Effie Slapnicar of the University of St. Michael’s College spoke at our last General Members' Meeting about their plans to rezone the property in order to add student residence beds, study areas and redesign the Kelly Library at 113 St. Joseph Street. The use will remain institutional, and the early concept is to add floors. The building will remain part of the university campus.
Currently there are about 5,000 students with only 700 residence beds available, which is a low ratio for student housing for post-secondary education campuses. The existing study areas are in high demand and need to be expanded. The use of library space has changed dramatically since the building was constructed in 1969, and needs to be modernized. The creation of a event and/or classroom space is being considered.
The University of St. Michael's College looks forward to consulting with the community on how best to proceed with this major project.
Bill 109, More Homes for Everyone Act was introduced by province in 2022 to eliminate red tape and accelerate development timelines. It mandates a maximum period of 60 to 120 days for the City to approve developments in order to retain application fees. These fees pay for the City's planning department staff, about $70m annually. Toronto has 10x the volume of development applications than next closest municipality, Mississauga. The City approves twice as many units than are actually constructed. As of June 2023, there were about 500 active development applications.
The Neighbourhood Safety Walkabout and Community meeting originally planned for September or October has been delayed due to staffing shortages at the Toronto Police Service.
Residents have until Tuesday October 31st to vote on Ward 13 Toronto Centre Projects Participatory Budgeting projects. $750,000 is available in Section 37 development funds for neighbourhood projects in Zone 1 (Bay/Bloor/Sherbourne/College) for Bay Cloverhill, Church Wellesley and Upper Jarvis areas. More information is available at https://torontocentreprojects.ca/en/folders/pb
Cathy C. reported on the Night Economy Review and that it was not about ambient late noise from parties, but focused on the differences between restaurants and bars having the ability to stay open late and play music.
The TTC is mandated to ensure all stations are accessible by January 1, 2025 to comply with Accessibility for Ontarians with Disabilities Act, 2005. The second entrance and station construction at Museum station has resulted in lane restrictions that have reduced the traffic and bicycle lanes on Queen's Park Crescent. There is a secondary exit being built at north end of Queen’s Park North. There will be temporary station entrance closures for elevator construction. It appears the existing stair entrances at Museum Station will be closed when secondary exit is complete in 2025.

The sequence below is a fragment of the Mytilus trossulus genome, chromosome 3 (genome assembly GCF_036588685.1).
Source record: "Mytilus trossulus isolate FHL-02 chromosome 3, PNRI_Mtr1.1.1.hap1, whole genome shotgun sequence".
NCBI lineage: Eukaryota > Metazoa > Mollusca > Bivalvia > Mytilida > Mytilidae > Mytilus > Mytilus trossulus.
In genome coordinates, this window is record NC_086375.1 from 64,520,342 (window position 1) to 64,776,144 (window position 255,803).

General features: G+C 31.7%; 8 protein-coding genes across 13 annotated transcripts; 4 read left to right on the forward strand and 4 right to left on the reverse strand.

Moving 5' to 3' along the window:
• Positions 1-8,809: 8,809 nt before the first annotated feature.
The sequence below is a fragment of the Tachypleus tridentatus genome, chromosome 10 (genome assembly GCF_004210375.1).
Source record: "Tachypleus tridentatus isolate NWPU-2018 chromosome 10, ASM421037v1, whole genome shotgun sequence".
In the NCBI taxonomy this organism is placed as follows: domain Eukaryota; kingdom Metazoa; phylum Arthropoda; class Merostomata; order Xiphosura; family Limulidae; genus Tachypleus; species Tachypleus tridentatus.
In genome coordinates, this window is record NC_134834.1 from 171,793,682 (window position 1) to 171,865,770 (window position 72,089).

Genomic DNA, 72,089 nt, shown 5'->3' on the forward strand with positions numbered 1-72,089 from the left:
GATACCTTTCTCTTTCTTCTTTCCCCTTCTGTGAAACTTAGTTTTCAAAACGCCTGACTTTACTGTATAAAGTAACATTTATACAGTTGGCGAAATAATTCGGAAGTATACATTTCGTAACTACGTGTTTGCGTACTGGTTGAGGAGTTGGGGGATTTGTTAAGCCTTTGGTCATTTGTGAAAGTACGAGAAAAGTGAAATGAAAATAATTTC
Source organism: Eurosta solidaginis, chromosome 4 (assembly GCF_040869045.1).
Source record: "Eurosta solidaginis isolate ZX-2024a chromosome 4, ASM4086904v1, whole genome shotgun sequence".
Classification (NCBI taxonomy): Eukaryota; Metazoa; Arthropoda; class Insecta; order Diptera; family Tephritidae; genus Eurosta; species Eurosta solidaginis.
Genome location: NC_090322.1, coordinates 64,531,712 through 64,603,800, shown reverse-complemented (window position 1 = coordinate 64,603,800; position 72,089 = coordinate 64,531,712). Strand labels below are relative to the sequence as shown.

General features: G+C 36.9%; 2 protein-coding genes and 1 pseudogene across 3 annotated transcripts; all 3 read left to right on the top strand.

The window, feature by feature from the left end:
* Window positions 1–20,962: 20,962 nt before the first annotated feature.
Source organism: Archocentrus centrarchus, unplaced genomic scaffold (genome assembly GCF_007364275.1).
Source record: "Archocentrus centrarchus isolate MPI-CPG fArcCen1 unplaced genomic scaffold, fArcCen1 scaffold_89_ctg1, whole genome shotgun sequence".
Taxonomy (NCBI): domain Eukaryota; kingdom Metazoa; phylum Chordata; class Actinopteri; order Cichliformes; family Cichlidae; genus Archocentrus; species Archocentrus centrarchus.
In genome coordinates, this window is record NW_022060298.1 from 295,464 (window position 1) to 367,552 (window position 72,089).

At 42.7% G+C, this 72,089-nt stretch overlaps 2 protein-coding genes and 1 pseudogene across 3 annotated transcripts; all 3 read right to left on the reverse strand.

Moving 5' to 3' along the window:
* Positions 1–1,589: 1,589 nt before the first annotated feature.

A letter of support to keep the Ontario Science Centre in its existing location instead of moving to Ontario Place was sent out. The centennial project has provided generations of visitors with a spectacular location and innovative, interactive exhibits. It is an important part of an established neighbourhood, providing educational and employment opportunities.
Norm W. is retiring from his position as Treasurer on the Board. There will be two director positions available January 1st for 3 year terms. To be on the board, an individual must be a Building Representative in good standing with a minimum of 6 months experience. They must be nominated by two Building Representatives.
Beth H. reported that the existing signs for the Breadalbane Park off leash dog area showed inconsistent signs. She spoke with the City who will be replacing the signs with the standard opening times of 7 am to 11 pm daily. The malfunctioning gate latch will also be fixed.
There was no positive or negative experiences reported with the recent Drinking in the Parks pilot project at Queen's Park. Concerns were raised with the lack of public washrooms and possible conflicts with the frequent protests in the area.
Al R. inquired if Seeds of Hope at 6 St. Joseph Street were relocating, as it appeared contents were being moved out. He also wondered what the status of the Yonge Street Environmental Assessment was for the second phase of the YongeTOmorrow project from Davenport Avenue to Carlton Street . It was originally scheduled for 2023, but has been delayed by the City. Construction was scheduled to start this year on the first phase on Yonge Street from Carlton Street to Queen Street. The ActiveTO Complete Streets pilot project on Yonge Street from Davisville Avenue to Bloor Street was made permanent earlier this year.
Local special events and announcements were made. Everyone was encouraged to attend the Annual General Meeting to be held on Monday November 20th at 7 pm at the Central YMCA at 20 Grosvenor Street.
The Bay Cloverhill Community Association needs you to vote on neighbourhood projects, through the Toronto Centre Projects Participatory Budgeting program. Please vote by October 31st on your preferred projects from the following list, to a maximum total of $750,000 available for all projects in Zone 1, which includes the Bay Cloverhill neighbourhood.
Your Vote Matters! Thank you for your support.
It is important to stand up for important issues around the city, like keeping the Ontario Science Centre in its current location. Learn more about local advocacy from Save Ontario's Science Centre at
https://savesciencecentre.com/ and sign their petition at https://www.change.orwww.change.org/p/save-the-science-centreg/p/save-the-science-centre. We support them in their fight to retain the uniqueness of the Flemington Park neighbourhood.